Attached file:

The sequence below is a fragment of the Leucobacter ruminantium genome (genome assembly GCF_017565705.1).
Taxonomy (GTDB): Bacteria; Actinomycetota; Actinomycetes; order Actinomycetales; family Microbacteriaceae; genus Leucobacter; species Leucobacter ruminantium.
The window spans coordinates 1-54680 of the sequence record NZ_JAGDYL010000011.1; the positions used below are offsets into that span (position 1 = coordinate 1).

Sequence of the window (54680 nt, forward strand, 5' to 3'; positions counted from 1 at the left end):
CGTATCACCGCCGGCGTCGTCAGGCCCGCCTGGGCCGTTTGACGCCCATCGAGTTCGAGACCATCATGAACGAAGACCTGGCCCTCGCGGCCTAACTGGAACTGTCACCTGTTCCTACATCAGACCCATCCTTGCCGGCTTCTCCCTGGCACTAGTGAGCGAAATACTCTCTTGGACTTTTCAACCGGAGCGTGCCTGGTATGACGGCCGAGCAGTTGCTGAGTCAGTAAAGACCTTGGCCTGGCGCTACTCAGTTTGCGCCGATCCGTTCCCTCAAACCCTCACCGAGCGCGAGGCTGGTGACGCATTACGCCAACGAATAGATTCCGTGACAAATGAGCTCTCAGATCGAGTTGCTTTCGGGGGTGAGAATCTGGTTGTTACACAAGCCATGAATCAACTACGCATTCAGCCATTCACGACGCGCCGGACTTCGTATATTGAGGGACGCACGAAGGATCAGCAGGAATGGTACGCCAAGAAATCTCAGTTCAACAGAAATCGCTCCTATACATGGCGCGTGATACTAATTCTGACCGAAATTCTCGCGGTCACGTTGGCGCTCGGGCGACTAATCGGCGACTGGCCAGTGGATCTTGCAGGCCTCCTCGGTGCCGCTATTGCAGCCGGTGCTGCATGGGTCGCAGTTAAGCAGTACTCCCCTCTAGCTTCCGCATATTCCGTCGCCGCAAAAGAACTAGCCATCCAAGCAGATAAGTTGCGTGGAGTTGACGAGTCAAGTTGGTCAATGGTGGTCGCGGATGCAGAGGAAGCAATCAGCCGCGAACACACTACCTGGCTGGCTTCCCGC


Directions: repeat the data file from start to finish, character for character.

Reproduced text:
The sequence below is a fragment of the Leucobacter ruminantium genome (genome assembly GCF_017565705.1).
Taxonomy (GTDB): Bacteria; Actinomycetota; Actinomycetes; order Actinomycetales; family Microbacteriaceae; genus Leucobacter; species Leucobacter ruminantium.
The window spans coordinates 1-54680 of the sequence record NZ_JAGDYL010000011.1; the positions used below are offsets into that span (position 1 = coordinate 1).

Sequence of the window (54680 nt, forward strand, 5' to 3'; positions counted from 1 at the left end):
CGTATCACCGCCGGCGTCGTCAGGCCCGCCTGGGCCGTTTGACGCCCATCGAGTTCGAGACCATCATGAACGAAGACCTGGCCCTCGCGGCCTAACTGGAACTGTCACCTGTTCCTACATCAGACCCATCCTTGCCGGCTTCTCCCTGGCACTAGTGAGCGAAATACTCTCTTGGACTTTTCAACCGGAGCGTGCCTGGTATGACGGCCGAGCAGTTGCTGAGTCAGTAAAGACCTTGGCCTGGCGCTACTCAGTTTGCGCCGATCCGTTCCCTCAAACCCTCACCGAGCGCGAGGCTGGTGACGCATTACGCCAACGAATAGATTCCGTGACAAATGAGCTCTCAGATCGAGTTGCTTTCGGGGGTGAGAATCTGGTTGTTACACAAGCCATGAATCAACTACGCATTCAGCCATTCACGACGCGCCGGACTTCGTATATTGAGGGACGCACGAAGGATCAGCAGGAATGGTACGCCAAGAAATCTCAGTTCAACAGAAATCGCTCCTATACATGGCGCGTGATACTAATTCTGACCGAAATTCTCGCGGTCACGTTGGCGCTCGGGCGACTAATCGGCGACTGGCCAGTGGATCTTGCAGGCCTCCTCGGTGCCGCTATTGCAGCCGGTGCTGCATGGGTCGCAGTTAAGCAGTACTCCCCTCTAGCTTCCGCATATTCCGTCGCCGCAAAAGAACTAGCCATCCAAGCAGATAAGTTGCGTGGAGTTGACGAGTCAAGTTGGTCAATGGTGGTCGCGGATGCAGAGGAAGCAATCAGCCGCGAACACACTACCTGGCTGGCTTCCCGC